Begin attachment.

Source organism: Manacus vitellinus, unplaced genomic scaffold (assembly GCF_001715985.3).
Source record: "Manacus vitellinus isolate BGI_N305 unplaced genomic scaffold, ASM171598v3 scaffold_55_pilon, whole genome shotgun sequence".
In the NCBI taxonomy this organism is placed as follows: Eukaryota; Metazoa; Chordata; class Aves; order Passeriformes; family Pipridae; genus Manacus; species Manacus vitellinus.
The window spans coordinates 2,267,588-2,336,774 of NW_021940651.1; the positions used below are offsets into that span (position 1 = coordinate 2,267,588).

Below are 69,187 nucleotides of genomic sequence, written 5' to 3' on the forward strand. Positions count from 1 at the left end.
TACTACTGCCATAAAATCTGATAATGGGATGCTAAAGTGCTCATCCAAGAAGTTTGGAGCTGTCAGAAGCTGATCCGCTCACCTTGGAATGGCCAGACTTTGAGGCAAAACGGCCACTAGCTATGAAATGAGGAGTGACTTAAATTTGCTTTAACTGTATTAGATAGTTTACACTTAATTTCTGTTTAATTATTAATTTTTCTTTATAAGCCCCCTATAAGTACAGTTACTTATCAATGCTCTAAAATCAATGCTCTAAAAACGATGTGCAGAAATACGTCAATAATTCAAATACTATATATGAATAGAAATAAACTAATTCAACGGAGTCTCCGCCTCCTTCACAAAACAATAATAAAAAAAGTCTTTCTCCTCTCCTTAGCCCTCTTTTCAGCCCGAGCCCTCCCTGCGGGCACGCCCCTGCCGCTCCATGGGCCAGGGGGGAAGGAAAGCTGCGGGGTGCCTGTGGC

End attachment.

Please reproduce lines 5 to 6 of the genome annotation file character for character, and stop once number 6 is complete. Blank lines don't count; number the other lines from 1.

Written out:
Below are 69,187 nucleotides of genomic sequence, written 5' to 3' on the forward strand. Positions count from 1 at the left end.
TACTACTGCCATAAAATCTGATAATGGGATGCTAAAGTGCTCATCCAAGAAGTTTGGAGCTGTCAGAAGCTGATCCGCTCACCTTGGAATGGCCAGACTTTGAGGCAAAACGGCCACTAGCTATGAAATGAGGAGTGACTTAAATTTGCTTTAACTGTATTAGATAGTTTACACTTAATTTCTGTTTAATTATTAATTTTTCTTTATAAGCCCCCTATAAGTACAGTTACTTATCAATGCTCTAAAATCAATGCTCTAAAAACGATGTGCAGAAATACGTCAATAATTCAAATACTATATATGAATAGAAATAAACTAATTCAACGGAGTCTCCGCCTCCTTCACAAAACAATAATAAAAAAAGTCTTTCTCCTCTCCTTAGCCCTCTTTTCAGCCCGAGCCCTCCCTGCGGGCACGCCCCTGCCGCTCCATGGGCCAGGGGGGAAGGAAAGCTGCGGGGTGCCTGTGGC